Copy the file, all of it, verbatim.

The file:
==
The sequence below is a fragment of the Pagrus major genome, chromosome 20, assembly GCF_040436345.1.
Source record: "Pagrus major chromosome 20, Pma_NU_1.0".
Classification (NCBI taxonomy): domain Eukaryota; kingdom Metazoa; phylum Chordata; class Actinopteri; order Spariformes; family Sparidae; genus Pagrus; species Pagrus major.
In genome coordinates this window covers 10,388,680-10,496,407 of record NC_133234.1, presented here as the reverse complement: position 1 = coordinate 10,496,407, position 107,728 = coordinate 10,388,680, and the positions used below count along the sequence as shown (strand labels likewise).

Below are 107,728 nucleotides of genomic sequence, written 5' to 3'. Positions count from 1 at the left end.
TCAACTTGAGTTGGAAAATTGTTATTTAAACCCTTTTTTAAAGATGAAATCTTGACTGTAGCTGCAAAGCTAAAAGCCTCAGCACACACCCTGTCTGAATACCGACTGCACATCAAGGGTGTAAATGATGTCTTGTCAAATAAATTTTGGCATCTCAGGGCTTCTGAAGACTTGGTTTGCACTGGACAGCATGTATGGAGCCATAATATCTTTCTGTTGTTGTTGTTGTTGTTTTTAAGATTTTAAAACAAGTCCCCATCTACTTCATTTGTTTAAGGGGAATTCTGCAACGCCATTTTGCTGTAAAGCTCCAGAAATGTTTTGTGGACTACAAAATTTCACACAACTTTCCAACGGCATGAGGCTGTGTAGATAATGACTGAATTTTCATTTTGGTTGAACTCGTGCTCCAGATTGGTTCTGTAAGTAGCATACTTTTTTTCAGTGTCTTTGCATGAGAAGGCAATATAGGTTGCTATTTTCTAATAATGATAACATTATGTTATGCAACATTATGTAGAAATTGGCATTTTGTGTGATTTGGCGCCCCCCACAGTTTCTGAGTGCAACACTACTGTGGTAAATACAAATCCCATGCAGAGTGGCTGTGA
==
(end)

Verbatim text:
The sequence below is a fragment of the Pagrus major genome, chromosome 20, assembly GCF_040436345.1.
Source record: "Pagrus major chromosome 20, Pma_NU_1.0".
Classification (NCBI taxonomy): domain Eukaryota; kingdom Metazoa; phylum Chordata; class Actinopteri; order Spariformes; family Sparidae; genus Pagrus; species Pagrus major.
In genome coordinates this window covers 10,388,680-10,496,407 of record NC_133234.1, presented here as the reverse complement: position 1 = coordinate 10,496,407, position 107,728 = coordinate 10,388,680, and the positions used below count along the sequence as shown (strand labels likewise).

Below are 107,728 nucleotides of genomic sequence, written 5' to 3'. Positions count from 1 at the left end.
TCAACTTGAGTTGGAAAATTGTTATTTAAACCCTTTTTTAAAGATGAAATCTTGACTGTAGCTGCAAAGCTAAAAGCCTCAGCACACACCCTGTCTGAATACCGACTGCACATCAAGGGTGTAAATGATGTCTTGTCAAATAAATTTTGGCATCTCAGGGCTTCTGAAGACTTGGTTTGCACTGGACAGCATGTATGGAGCCATAATATCTTTCTGTTGTTGTTGTTGTTGTTTTTAAGATTTTAAAACAAGTCCCCATCTACTTCATTTGTTTAAGGGGAATTCTGCAACGCCATTTTGCTGTAAAGCTCCAGAAATGTTTTGTGGACTACAAAATTTCACACAACTTTCCAACGGCATGAGGCTGTGTAGATAATGACTGAATTTTCATTTTGGTTGAACTCGTGCTCCAGATTGGTTCTGTAAGTAGCATACTTTTTTTCAGTGTCTTTGCATGAGAAGGCAATATAGGTTGCTATTTTCTAATAATGATAACATTATGTTATGCAACATTATGTAGAAATTGGCATTTTGTGTGATTTGGCGCCCCCCACAGTTTCTGAGTGCAACACTACTGTGGTAAATACAAATCCCATGCAGAGTGGCTGTGA